Speaking briefly to Gail on the phone probably helped convince Primo that they could get money out of the family after all.
It was clear, from her voice, that she genuinely cared about her son and would do anything she could to save him. That alone might've been enough to save Paul's life.
Speaking of Gail: Hilary Swank has been giving a superbly subtle performance. She doesn't have many lines, but the pain and emotion in her eyes speak volumes whenever she's on screen.
Another great moment of the hour was when Gail voiced her frustration with Fletcher (and the other men in her life) taking charge of situations and failing to handle them properly.
I don't know why I get talked into things. Every time. You, Paul, Lang. Let the men deal with it, we'll sort it out. And this is what happens.Gail
We also zipped over, briefly, to Getty in England.
Though it was just for a quick little scene, it was enough to establish that in his strange way, Getty has worried about Paul's whereabouts. At the very least, he seemed perplexed about why the kidnappers hadn't responded to the ransom offer.
The scene also provided a moment of levity, when Getty's assistant informed him that people around the country had been sending him their own money to "fundraise" for the ransom.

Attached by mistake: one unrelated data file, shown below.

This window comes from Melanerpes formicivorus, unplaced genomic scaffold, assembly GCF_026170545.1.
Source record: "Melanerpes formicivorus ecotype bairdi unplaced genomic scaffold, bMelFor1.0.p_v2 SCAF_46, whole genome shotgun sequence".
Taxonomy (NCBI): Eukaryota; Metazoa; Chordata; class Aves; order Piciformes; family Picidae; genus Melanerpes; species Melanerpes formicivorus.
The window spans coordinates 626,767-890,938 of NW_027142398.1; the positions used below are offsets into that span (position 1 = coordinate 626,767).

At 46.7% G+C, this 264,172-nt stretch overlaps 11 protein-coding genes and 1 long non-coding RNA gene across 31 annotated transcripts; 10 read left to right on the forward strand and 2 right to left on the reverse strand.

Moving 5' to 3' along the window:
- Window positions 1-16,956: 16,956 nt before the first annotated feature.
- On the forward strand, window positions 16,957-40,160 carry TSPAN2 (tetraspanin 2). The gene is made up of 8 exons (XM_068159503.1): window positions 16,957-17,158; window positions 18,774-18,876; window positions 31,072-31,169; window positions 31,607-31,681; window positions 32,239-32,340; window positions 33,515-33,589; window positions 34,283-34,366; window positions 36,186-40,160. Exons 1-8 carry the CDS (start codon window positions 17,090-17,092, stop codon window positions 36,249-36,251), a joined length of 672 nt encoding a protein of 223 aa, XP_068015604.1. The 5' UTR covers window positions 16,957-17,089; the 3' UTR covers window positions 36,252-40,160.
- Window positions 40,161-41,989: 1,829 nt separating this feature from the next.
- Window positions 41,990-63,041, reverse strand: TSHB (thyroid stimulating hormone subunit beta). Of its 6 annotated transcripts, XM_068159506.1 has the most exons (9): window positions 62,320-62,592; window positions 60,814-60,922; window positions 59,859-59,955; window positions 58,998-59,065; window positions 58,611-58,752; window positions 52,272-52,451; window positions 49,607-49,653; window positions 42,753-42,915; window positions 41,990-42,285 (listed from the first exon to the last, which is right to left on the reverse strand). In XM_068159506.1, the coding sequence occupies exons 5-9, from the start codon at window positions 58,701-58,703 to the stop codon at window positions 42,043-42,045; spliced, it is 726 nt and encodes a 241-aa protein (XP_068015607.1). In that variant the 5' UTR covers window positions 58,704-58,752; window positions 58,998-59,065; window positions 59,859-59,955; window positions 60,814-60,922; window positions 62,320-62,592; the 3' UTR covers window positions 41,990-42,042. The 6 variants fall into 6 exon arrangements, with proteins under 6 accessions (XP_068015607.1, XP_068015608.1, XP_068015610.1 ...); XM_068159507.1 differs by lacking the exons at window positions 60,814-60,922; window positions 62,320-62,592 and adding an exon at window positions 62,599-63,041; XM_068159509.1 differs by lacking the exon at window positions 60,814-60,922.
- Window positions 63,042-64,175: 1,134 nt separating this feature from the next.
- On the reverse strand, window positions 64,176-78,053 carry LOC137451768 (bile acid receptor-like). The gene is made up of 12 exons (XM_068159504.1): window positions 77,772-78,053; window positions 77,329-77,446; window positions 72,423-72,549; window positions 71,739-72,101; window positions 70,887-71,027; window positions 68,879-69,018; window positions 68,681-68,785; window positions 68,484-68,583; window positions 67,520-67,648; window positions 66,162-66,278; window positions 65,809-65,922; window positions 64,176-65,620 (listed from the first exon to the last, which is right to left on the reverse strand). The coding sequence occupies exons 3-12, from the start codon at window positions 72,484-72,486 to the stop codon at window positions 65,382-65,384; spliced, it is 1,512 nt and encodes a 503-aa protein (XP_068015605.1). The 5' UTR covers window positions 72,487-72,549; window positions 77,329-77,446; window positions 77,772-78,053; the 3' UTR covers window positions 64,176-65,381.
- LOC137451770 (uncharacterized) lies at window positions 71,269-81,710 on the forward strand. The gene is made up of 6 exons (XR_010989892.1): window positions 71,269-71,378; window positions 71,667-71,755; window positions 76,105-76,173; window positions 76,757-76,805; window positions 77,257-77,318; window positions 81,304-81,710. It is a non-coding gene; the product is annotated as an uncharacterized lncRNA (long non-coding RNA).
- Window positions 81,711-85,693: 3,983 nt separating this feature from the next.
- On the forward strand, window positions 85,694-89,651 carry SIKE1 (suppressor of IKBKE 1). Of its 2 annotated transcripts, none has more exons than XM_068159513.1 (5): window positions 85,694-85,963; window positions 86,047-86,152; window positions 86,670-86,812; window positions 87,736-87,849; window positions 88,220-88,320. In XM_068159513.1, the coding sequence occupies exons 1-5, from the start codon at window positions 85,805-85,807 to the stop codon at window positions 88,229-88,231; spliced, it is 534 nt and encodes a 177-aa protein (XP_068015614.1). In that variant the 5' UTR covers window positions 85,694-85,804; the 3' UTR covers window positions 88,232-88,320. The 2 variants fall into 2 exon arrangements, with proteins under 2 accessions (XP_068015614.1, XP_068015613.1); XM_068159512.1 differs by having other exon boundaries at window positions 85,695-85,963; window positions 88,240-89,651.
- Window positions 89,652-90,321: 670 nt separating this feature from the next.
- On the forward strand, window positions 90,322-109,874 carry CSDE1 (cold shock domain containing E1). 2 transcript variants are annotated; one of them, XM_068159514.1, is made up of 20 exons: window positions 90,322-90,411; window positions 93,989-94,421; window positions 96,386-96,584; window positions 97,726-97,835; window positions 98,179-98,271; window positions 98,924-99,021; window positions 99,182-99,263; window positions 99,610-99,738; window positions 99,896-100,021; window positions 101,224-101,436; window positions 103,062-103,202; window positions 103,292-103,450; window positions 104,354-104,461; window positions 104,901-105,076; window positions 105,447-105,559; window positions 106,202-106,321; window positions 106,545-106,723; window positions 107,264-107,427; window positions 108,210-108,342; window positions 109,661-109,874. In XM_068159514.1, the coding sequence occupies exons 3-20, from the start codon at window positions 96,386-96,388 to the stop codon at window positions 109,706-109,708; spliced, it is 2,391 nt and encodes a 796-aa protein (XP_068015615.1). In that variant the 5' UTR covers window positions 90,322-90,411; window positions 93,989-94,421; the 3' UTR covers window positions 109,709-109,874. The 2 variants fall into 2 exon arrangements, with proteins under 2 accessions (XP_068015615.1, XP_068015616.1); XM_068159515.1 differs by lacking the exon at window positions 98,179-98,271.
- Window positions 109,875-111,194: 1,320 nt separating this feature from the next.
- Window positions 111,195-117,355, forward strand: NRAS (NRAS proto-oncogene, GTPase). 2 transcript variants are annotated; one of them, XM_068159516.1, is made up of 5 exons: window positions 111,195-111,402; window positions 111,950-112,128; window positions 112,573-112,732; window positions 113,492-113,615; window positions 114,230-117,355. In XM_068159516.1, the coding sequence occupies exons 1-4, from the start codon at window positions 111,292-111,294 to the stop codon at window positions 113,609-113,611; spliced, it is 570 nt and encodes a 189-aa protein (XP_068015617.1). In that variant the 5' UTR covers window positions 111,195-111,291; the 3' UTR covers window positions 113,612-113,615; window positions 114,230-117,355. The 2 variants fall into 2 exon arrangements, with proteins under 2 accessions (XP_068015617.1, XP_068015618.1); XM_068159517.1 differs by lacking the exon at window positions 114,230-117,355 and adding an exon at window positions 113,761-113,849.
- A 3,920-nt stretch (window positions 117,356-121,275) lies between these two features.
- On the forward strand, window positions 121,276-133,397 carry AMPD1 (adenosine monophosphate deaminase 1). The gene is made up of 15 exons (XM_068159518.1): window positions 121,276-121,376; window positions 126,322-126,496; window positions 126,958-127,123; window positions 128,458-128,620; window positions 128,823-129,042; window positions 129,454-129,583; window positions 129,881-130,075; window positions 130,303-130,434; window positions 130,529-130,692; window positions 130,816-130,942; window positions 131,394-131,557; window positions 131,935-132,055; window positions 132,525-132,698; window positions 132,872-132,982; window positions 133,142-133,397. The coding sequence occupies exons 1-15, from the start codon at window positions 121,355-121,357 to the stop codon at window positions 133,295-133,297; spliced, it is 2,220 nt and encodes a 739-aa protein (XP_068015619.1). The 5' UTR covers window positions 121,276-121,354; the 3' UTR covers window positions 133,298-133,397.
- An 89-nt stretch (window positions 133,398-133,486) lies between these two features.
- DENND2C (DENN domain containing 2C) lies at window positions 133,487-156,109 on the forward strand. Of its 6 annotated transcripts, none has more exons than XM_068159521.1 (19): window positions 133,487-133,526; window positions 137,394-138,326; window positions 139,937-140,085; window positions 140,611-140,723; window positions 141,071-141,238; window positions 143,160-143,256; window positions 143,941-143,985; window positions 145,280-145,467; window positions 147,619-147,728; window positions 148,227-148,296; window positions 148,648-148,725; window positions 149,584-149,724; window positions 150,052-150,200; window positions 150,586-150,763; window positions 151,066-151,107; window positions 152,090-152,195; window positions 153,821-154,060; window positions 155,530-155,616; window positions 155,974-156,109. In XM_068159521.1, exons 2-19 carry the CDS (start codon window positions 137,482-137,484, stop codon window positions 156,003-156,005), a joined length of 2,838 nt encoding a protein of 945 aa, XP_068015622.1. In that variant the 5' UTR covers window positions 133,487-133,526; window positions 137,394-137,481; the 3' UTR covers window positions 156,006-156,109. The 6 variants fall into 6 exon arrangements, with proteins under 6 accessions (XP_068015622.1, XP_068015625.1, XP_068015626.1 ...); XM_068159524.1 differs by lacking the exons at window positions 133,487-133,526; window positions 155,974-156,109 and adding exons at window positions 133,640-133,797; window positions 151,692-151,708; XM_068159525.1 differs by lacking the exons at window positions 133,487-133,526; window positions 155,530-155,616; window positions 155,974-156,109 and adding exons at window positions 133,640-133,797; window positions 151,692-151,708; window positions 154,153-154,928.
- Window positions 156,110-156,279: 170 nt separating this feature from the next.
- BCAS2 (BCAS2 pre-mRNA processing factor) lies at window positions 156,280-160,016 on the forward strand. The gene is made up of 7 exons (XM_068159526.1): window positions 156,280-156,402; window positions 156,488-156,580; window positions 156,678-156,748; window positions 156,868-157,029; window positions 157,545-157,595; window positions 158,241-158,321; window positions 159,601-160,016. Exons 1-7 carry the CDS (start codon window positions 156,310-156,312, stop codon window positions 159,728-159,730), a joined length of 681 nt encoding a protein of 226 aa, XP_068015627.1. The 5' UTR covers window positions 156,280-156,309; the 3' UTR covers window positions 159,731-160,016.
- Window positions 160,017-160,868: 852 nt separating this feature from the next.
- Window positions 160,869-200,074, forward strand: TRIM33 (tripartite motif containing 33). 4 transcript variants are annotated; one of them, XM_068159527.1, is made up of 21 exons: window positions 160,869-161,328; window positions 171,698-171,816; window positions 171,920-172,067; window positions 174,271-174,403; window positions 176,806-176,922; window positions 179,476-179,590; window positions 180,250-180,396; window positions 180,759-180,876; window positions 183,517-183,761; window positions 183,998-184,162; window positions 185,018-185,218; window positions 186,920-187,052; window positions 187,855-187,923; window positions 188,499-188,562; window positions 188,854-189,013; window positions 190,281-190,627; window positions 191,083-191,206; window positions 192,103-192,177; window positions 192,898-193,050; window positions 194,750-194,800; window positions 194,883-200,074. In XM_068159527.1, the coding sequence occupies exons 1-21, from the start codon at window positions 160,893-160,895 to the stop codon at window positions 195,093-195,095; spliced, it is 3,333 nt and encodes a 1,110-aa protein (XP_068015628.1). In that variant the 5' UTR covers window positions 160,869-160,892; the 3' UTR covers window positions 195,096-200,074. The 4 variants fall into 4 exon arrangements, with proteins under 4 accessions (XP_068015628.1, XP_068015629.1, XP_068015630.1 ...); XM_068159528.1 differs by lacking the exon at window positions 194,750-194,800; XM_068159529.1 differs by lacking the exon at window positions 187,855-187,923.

I didn't say I couldn't pay it. I said I wouldn't. There's a difference.Getty
That made me laugh out loud – particularly Donald Sutherland's grouchy and pissy delivery of the above line.
- The gardener is still on Bullimore's mind. It was only a brief glimpse, but we saw the butler once again looking over the list of flowers his new friend had given him during their earlier moment together.
- Primo voiced his desire to take over the family business from his Uncle Salvatore. At this stage, I'd bet his lofty aspirations will be his eventual undoing.
- Also the fact that he's a cocaine addict. That probably won't help him in the long run.
- More Brendan Fraser, please. Seeing him for 15 seconds as he tried to fix an air conditioner wasn't nearly enough.
What did you think of "Silenzio"? Share your thoughts in the comments below, and don't forget that you can watch Trust online here at TV Fanatic anytime!
Caralynn Lippo is a staff writer for TV Fanatic. Follow her on Twitter.